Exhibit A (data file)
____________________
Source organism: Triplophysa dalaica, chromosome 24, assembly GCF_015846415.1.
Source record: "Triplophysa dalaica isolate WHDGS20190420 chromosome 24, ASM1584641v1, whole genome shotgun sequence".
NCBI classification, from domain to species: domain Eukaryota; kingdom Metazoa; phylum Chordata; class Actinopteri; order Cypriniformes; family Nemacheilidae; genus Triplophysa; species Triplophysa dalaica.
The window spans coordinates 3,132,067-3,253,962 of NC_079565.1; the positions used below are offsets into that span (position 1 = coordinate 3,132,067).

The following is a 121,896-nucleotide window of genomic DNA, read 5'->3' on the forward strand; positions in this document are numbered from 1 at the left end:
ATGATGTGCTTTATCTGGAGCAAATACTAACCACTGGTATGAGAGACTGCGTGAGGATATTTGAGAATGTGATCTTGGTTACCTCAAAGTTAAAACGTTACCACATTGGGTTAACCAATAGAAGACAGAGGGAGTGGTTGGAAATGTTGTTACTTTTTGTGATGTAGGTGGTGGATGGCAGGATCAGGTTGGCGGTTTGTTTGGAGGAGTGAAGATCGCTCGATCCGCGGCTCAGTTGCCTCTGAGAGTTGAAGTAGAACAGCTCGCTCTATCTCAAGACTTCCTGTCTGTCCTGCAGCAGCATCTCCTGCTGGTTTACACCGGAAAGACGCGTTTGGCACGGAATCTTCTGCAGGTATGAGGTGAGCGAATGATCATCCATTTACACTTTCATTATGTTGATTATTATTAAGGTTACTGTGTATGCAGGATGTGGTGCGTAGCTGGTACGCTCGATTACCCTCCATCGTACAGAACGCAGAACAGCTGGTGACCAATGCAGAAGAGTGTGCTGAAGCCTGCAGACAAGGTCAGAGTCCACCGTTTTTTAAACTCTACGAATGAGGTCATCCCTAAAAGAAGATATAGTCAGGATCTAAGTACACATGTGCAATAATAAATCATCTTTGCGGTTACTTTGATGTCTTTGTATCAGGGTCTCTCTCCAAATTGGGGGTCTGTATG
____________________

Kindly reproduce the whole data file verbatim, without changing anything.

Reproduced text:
Source organism: Triplophysa dalaica, chromosome 24, assembly GCF_015846415.1.
Source record: "Triplophysa dalaica isolate WHDGS20190420 chromosome 24, ASM1584641v1, whole genome shotgun sequence".
NCBI classification, from domain to species: domain Eukaryota; kingdom Metazoa; phylum Chordata; class Actinopteri; order Cypriniformes; family Nemacheilidae; genus Triplophysa; species Triplophysa dalaica.
The window spans coordinates 3,132,067-3,253,962 of NC_079565.1; the positions used below are offsets into that span (position 1 = coordinate 3,132,067).

The following is a 121,896-nucleotide window of genomic DNA, read 5'->3' on the forward strand; positions in this document are numbered from 1 at the left end:
ATGATGTGCTTTATCTGGAGCAAATACTAACCACTGGTATGAGAGACTGCGTGAGGATATTTGAGAATGTGATCTTGGTTACCTCAAAGTTAAAACGTTACCACATTGGGTTAACCAATAGAAGACAGAGGGAGTGGTTGGAAATGTTGTTACTTTTTGTGATGTAGGTGGTGGATGGCAGGATCAGGTTGGCGGTTTGTTTGGAGGAGTGAAGATCGCTCGATCCGCGGCTCAGTTGCCTCTGAGAGTTGAAGTAGAACAGCTCGCTCTATCTCAAGACTTCCTGTCTGTCCTGCAGCAGCATCTCCTGCTGGTTTACACCGGAAAGACGCGTTTGGCACGGAATCTTCTGCAGGTATGAGGTGAGCGAATGATCATCCATTTACACTTTCATTATGTTGATTATTATTAAGGTTACTGTGTATGCAGGATGTGGTGCGTAGCTGGTACGCTCGATTACCCTCCATCGTACAGAACGCAGAACAGCTGGTGACCAATGCAGAAGAGTGTGCTGAAGCCTGCAGACAAGGTCAGAGTCCACCGTTTTTTAAACTCTACGAATGAGGTCATCCCTAAAAGAAGATATAGTCAGGATCTAAGTACACATGTGCAATAATAAATCATCTTTGCGGTTACTTTGATGTCTTTGTATCAGGGTCTCTCTCCAAATTGGGGGTCTGTATG